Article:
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New Corona Virus Strain in the UK raises attention. Will present vaccine work?

New Corona Virus Strain in the UK

In the United Kingdom, a new version of SARS-Cov-2 is intensifying quickly. VUI (Variant Under Investigation) 202012/01, or the B.1.1.7 lineage, is the latest reference given to this new SARS-CoV-2 variant. Public Health England (PHE) reported that 1,108 cases with this variant were found as of December 13 predominantly in the South and East of England. 62% of the new cases of covid-19 registered in London during the second week of December were due to this new variant. The New and Emerging Respiratory Virus Threats Advisory Group (NERVTAG), which advises the UK government on the threat of new and evolving respiratory viruses, said on 18 December that the new variant could supposedly increase the number of infectious diseases by up to 0.93. The group said it has "moderate confidence" that the current variant exhibits a significant increase in transmissibility.

It is believed that the new UK variant has emerged from the southeast of England in September 2020. The strain has also been identified in countries like the Netherlands, Denmark, and Belgium. In genomic surveillance, the variant was identified by COVID-19 Genomics UK (COG-UK), a group that studies UK data on genome sequencing. The strain is found to be a subset of the gene D614G, which has appeared independently in multiple locations. Public Health England (PHE) said full-genome sequencing, epidemiology, and simulation evidence indicates that the current variant transmits more easily than other variants. It also underlined, that there is "no evidence" as of now that the variant is more likely to cause significant illness or mortality.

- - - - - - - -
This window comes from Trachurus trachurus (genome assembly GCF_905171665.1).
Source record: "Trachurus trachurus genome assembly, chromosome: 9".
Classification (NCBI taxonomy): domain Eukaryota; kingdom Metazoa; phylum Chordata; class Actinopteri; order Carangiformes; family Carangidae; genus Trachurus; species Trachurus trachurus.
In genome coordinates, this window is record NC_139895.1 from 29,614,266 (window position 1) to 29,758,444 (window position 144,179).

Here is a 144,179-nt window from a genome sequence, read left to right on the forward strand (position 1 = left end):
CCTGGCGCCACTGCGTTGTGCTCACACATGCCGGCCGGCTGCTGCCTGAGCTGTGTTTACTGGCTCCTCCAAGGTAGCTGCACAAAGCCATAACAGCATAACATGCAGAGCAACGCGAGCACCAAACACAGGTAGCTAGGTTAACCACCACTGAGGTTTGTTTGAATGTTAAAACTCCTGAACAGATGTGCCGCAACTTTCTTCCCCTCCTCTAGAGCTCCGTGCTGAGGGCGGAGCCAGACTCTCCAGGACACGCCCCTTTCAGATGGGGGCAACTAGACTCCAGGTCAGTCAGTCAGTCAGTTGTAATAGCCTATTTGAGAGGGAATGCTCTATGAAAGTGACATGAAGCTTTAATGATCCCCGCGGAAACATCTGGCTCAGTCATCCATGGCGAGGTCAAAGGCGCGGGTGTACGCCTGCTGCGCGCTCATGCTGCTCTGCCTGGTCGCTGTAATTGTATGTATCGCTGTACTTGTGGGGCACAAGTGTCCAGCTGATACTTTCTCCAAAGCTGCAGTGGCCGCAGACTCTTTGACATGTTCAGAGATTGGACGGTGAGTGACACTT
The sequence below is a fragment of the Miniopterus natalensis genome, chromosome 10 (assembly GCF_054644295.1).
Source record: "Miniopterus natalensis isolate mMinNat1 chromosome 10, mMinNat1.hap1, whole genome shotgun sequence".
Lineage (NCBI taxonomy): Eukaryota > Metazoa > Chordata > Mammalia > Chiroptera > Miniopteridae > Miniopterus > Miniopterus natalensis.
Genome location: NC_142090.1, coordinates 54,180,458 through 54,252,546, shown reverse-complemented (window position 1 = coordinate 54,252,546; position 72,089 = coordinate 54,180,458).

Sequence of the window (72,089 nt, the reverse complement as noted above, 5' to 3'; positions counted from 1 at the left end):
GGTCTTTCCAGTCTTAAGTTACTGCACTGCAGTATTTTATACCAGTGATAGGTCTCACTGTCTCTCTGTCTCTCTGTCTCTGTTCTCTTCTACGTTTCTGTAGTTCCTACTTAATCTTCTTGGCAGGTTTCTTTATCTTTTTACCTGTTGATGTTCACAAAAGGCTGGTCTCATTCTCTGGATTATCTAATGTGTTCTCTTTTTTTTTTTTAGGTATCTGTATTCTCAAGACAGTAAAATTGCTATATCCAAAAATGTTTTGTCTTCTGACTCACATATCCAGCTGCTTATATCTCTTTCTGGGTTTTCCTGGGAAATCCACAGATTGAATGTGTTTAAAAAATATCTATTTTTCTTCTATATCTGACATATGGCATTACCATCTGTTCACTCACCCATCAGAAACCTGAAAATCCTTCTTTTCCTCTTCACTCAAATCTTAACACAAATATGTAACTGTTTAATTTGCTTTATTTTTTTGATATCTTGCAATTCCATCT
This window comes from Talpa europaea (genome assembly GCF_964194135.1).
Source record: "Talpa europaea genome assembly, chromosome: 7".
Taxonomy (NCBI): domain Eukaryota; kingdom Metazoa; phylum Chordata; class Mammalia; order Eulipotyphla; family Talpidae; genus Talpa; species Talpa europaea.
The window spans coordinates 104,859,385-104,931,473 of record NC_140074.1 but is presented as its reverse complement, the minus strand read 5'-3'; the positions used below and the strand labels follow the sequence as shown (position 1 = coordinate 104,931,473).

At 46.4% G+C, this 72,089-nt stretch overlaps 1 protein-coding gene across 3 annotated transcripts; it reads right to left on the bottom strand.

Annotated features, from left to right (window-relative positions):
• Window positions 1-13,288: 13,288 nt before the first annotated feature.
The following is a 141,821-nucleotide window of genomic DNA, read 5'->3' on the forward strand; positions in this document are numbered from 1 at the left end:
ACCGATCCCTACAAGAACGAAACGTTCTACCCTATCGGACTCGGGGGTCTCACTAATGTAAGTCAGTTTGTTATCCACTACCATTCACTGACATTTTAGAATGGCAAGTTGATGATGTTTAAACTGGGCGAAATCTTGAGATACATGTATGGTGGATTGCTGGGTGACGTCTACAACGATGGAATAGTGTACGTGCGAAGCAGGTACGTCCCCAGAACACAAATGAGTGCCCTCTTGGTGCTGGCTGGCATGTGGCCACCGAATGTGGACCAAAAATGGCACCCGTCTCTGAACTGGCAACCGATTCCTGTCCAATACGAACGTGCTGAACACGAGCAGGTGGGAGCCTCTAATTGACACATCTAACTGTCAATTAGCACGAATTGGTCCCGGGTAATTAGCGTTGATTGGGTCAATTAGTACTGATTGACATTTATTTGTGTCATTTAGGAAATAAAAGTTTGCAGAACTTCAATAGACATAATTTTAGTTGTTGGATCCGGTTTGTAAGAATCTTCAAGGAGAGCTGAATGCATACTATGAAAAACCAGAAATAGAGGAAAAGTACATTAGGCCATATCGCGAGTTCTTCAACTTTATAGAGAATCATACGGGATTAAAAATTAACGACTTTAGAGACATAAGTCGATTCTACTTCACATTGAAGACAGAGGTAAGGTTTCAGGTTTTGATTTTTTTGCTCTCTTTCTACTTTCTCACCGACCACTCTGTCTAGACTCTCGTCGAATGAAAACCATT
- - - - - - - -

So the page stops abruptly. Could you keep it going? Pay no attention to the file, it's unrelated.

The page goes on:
A risk evaluation brief released by the European Centre for Disease Prevention and Control reported that phylogenetic analysis showed that the cluster of the new variant differs from the original Wuhan strain by 29 nucleotide substitutions. Three sample sequences from Denmark and one from Australia collected in November 2020, has been found to cluster with the UK variant. This indicates that there has been an international spread although the extent is yet unknown.

In the UK and South Africa, the latest strain emerged separately, and scientists believe this is not uncommon as viruses undergo multiple mutations. The variant clade which has been found in South Africa is one of the mutations of the UK strain and is called 501Y.V2. In both the strains from the UK and South Africa, two major mutations have been found in the essential spike protein that allows the virus to enter and hijack human cells. Both are the N501Y mutation, where, at the 501st location in the chain, the amino acid N mutates to Y, and the H69/V70 deletion, where two amino acids in the spike protein are removed. The N501Y mutation was first detected in April in Brazil but has so far persisted at a low frequency.

The latest Covid-19 strain can be detected by the swab test, according to the Chief Medical Officer of the United Kingdom, Chris Whitty. There are 23 genetic variations in the current variant, many attributed to modifications in a virus-made protein. Similarly, Dr. Moncef Slaoui, chief scientific advisor for the vaccine delivery initiative of the US government, said that the probability of the latest variants being immune to current vaccine candidates is remote, but not 'inexistent.' The coronavirus develops and mutates at a much slower pace, unlike influenza viruses. The current vaccine candidates that are under development phase and some of which have been given emergency use status by the FDA, may or may not be effective against this new variant. However, experts expect the virus to produce mutations as more and more individuals get vaccinated, which will help make it immune to vaccination in the near future.


  1. New coronavirus strain in UK: How rapidly has it spread? Will it impact vaccination? Accessed at
  2. What is the new coronavirus strain in UK and will vaccines work on it? Accessed at
  3. New coronavirus variant: What do we know? Accessed at

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